Article
The Voyager observations of electrical discharges in Saturn's rings strongly support earlier speculations on the role played by electrostatics, magnetic fields, and lightning phenomena in the primitive solar system. They also suggest conditions then by direct analogy rather than by extrapolating backwards through time from conditions now. The observed discharges show a pronounced 10h periodicity, which suggests a source in Keplerian orbit at 1.80 ± 0.01 Saturn radii (1 RS = 60,330 km). In that region, the B ring is thicker than optical depth 1.8 for about 5,000 km. At 1.805 ± 0.001 Saturn radii, however, the ring is virtually transparent for a gap of width 200 m. We conclude that a small satellite orbits Saturn at that radius and clears the gap. The gap edges must prevent diffusive filling of the gap by fine material which is especially abundant at this position in the rings and would otherwise destroy the gap in minutes. The discharges represent the satellite's interaction with the outer edge of the gap. Spoke formation may involve the interaction of ring material in the vicinity of the gap.
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Nonthermal radio emissions from the Saturn system were first detected by the Voyager planetary radio astronomy (PRA) experiment on board Voyager 1 in January 1980. Since then emission between 100 kHz and 1 MHz from the planet, termed Saturn kilometric radiation (SKR), has been received almost continuously. A description is presented of eight characteristics which have been fairly well defined by the Voyager 1 encounter. These include a very flat broadband frequency spectrum, a period of approximately 10 h 10 min, a change in the envelope shape of episodes between pre and postencounter, an intensity population structure typical of plural populations, and an episodic structure of a width of approximately 180 deg. It was found that postencounter episodes continue for about three times as long as preencounter ones, and that postencounter bursts are left-circularly polarized at high frequencies. At least one episode shows the onset of high frequency events some time before that of lower frequency ones.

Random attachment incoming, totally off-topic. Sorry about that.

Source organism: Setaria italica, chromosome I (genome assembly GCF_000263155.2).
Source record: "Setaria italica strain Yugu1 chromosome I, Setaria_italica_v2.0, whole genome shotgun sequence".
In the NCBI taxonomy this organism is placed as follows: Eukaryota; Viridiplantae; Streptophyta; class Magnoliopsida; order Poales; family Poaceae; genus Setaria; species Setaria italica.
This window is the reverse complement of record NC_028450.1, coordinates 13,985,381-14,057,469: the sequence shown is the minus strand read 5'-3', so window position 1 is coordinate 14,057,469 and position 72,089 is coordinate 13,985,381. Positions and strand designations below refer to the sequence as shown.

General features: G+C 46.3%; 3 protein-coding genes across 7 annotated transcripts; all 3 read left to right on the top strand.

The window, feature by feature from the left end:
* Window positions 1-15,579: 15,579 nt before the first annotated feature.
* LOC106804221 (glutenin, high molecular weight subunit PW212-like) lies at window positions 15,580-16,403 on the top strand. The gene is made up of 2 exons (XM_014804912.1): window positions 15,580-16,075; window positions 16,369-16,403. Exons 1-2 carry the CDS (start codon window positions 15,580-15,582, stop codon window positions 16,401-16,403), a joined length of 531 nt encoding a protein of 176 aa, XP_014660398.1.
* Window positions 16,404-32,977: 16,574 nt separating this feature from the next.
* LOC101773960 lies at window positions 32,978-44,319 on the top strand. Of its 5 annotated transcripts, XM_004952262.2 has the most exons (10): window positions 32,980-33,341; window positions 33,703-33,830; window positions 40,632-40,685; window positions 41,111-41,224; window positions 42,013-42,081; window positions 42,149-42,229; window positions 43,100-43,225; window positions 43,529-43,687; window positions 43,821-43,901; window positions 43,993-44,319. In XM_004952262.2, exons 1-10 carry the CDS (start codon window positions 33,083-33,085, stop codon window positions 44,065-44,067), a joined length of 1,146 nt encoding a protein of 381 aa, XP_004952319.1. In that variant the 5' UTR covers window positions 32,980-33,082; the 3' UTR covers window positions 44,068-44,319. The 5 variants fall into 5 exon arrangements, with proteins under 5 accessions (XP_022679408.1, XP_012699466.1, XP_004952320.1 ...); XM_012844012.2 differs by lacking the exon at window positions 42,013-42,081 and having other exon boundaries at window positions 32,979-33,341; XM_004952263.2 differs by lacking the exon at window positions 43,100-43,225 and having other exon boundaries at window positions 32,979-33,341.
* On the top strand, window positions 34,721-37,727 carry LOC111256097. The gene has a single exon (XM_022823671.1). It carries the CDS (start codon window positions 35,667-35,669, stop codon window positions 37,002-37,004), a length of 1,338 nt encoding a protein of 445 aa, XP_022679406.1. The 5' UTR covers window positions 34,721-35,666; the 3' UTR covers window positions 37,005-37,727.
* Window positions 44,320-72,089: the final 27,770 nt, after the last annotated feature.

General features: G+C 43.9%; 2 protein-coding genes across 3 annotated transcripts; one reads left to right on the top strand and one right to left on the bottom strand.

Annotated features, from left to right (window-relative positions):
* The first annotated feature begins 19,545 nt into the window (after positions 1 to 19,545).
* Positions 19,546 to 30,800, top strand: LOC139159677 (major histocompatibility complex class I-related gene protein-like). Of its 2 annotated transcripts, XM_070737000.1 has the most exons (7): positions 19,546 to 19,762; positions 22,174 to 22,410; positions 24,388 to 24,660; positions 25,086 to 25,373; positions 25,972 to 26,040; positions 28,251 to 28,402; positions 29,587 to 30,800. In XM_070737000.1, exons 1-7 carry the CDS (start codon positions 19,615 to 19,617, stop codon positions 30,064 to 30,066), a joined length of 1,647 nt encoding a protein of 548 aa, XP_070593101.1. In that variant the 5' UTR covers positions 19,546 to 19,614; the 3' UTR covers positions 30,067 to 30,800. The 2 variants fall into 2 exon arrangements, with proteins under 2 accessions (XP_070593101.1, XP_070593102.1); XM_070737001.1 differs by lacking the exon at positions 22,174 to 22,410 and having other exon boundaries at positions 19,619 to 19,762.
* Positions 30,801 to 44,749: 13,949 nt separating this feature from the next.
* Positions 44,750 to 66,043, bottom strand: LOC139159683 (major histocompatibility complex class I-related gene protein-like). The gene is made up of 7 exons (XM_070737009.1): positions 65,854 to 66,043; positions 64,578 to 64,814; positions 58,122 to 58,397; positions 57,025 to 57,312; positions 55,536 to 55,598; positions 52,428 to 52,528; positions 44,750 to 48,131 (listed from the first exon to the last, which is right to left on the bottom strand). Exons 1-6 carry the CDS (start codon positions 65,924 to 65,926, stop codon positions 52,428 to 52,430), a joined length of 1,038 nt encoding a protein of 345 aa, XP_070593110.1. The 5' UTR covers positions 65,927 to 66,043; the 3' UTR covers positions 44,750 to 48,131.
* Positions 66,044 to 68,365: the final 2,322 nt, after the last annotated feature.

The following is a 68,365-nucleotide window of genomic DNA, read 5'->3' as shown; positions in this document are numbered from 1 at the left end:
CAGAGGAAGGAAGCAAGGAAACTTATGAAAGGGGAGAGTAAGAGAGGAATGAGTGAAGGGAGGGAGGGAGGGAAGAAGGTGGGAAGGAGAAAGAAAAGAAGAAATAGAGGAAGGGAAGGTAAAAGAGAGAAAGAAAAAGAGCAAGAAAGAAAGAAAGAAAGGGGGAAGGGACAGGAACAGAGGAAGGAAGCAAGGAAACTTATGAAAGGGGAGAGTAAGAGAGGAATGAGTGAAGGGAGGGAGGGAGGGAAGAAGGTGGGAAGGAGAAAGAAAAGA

Article
The boundary between the inner and outer parts of Saturn's B ring is located at the theoretical limit of stability of dust grains with large negative charge to mass ratio. A grain inside of this stability limit will move along magnetic field lines and strike Saturn if given a slight velocity component normal to the ring plane. Outside of this marginal stability radius, a perturbed grain merely oscillates back and forth through the ring plane. The theoretical location of the marginal stability radius is at 1.625 Saturn radius. Observations by Pioneer 11 and Voyager 2 in the infared see the boundary as a prominent change in ring brightness at this radius. The occultation of delta-Scorpii by the rings in the ultraviolet seen by Voyager 2 shows about a factor of two change in optical depth beginning very close to this radius.
Article
Planetary radio astronomy measurements obtained by Voyager 2 near Saturn have added further evidence that Saturnian kilometric radiation is emitted by a strong dayside source at auroral latitudes in the northern hemisphere and by a weaker source at complementary latitudes in the southern hemisphere. These emissions are variable because of Saturn's rotation and, on longer time scales, probably because of influences of the solar wind and Dione. The electrostatic discharge bursts first discovered by Voyager 1 and attributed to emissions from the B ring were again observed with the same broadband spectral properties and an episodic recurrence period of about 10 hours, but their occurrence frequency was only about 30 percent of that detected by Voyager 1. While crossing the ring plane at a distance of 2.88 Saturn radii, the spacecraft detected an intense noise event extending to above 1 megahertz and lasting about 150 seconds. The event is interpreted to be a consequence of the impact, vaporization, and ionization of charged, micrometer-size G ring particles distributed over a vertical thickness of about 1500 kilometers.
Article